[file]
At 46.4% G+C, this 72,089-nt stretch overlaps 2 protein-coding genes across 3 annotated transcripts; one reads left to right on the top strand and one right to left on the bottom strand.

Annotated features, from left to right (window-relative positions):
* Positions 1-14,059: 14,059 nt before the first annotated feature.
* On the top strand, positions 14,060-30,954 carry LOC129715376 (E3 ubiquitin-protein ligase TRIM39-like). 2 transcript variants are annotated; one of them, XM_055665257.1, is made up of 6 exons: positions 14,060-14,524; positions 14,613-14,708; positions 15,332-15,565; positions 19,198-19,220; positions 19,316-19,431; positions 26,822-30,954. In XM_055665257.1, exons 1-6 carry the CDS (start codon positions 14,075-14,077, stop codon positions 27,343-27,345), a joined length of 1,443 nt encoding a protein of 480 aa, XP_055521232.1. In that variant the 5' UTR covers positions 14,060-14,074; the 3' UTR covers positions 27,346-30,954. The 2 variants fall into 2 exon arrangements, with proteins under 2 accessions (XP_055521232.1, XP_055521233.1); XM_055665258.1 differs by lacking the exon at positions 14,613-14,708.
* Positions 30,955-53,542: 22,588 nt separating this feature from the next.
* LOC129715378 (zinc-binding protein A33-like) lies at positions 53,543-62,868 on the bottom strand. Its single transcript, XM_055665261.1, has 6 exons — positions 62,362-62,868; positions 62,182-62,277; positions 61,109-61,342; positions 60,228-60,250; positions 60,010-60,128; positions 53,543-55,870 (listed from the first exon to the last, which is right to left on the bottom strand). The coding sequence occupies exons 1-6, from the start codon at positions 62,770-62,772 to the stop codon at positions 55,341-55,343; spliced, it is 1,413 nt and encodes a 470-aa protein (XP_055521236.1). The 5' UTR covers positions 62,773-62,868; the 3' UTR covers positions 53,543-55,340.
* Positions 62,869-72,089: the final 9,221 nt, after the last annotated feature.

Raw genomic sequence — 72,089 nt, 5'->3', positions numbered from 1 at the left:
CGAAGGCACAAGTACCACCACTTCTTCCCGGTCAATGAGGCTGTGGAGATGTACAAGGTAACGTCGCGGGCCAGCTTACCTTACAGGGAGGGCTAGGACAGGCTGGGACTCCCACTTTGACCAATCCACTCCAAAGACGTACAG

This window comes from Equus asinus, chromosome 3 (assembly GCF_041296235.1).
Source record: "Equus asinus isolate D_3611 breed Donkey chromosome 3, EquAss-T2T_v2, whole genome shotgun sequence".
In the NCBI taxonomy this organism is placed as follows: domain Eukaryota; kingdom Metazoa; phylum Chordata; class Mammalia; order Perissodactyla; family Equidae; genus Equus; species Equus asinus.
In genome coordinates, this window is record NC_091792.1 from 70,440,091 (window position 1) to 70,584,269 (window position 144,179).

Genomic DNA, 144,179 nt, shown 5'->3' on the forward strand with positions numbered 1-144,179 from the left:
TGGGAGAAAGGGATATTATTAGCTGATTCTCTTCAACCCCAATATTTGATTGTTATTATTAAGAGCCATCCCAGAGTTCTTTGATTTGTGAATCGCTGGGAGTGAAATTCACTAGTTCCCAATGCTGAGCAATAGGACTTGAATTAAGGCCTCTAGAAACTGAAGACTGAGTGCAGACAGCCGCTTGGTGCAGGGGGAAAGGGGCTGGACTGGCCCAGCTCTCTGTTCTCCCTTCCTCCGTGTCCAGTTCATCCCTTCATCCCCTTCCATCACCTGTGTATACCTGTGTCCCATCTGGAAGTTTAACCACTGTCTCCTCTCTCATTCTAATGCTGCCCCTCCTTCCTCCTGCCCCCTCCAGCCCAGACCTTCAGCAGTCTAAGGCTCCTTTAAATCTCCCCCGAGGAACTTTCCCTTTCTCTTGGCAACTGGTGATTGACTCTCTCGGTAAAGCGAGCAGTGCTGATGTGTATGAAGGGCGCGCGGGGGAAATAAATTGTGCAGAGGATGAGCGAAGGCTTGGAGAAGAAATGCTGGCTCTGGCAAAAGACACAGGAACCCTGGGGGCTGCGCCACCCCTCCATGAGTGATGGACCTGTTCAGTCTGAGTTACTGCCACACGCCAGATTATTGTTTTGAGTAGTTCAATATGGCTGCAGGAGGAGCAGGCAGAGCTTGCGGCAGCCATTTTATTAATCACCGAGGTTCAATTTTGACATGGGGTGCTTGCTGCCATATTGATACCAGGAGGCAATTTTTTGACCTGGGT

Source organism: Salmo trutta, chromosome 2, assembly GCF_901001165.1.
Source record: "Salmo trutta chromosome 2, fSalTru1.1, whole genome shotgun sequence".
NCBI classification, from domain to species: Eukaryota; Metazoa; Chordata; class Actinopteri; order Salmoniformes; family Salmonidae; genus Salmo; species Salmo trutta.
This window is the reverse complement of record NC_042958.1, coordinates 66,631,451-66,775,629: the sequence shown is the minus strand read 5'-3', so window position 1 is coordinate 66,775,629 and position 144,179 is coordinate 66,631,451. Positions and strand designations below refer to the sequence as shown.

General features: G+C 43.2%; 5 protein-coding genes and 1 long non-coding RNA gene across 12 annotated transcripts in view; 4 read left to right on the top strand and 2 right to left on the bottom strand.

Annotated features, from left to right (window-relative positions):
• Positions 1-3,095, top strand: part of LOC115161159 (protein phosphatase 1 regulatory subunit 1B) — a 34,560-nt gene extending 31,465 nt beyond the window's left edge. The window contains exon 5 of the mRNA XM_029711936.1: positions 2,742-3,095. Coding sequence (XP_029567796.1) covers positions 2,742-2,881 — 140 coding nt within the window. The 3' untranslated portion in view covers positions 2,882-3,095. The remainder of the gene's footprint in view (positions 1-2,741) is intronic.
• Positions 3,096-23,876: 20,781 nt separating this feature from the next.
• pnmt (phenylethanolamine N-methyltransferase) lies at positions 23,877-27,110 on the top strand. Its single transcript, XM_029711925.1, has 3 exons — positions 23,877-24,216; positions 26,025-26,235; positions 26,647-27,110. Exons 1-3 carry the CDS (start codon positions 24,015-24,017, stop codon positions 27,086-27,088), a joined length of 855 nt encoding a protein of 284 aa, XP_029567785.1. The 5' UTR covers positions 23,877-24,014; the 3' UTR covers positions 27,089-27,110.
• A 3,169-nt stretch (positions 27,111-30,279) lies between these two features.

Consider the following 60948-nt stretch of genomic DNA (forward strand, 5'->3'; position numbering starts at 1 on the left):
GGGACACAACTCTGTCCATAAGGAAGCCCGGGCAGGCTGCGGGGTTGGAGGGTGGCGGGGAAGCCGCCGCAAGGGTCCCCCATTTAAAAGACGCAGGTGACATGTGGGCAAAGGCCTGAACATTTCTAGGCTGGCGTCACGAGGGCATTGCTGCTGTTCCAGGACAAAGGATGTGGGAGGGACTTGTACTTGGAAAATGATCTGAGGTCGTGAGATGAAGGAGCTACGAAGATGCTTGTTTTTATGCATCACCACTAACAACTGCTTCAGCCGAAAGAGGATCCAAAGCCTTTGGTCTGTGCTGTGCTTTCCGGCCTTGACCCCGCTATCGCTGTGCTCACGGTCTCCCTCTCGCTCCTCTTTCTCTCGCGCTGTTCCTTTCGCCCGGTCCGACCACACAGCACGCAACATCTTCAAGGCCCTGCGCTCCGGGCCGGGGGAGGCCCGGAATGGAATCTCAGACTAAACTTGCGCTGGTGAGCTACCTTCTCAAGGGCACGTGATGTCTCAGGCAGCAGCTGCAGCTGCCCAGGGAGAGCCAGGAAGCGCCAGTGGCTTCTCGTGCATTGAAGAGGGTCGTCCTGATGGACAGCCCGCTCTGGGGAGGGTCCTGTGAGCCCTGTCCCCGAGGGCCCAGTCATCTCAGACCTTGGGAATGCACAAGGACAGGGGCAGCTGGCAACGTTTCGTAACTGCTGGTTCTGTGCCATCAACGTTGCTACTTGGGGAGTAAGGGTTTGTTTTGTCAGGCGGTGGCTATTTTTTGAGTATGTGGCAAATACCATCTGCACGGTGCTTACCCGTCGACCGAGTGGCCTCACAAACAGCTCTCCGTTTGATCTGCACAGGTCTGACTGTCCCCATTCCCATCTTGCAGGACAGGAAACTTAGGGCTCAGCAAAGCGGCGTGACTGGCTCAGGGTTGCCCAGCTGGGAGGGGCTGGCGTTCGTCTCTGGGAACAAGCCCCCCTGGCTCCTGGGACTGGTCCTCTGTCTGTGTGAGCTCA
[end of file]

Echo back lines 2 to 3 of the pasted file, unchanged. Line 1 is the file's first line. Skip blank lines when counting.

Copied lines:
Annotated features, from left to right (window-relative positions):
* Positions 1-14,059: 14,059 nt before the first annotated feature.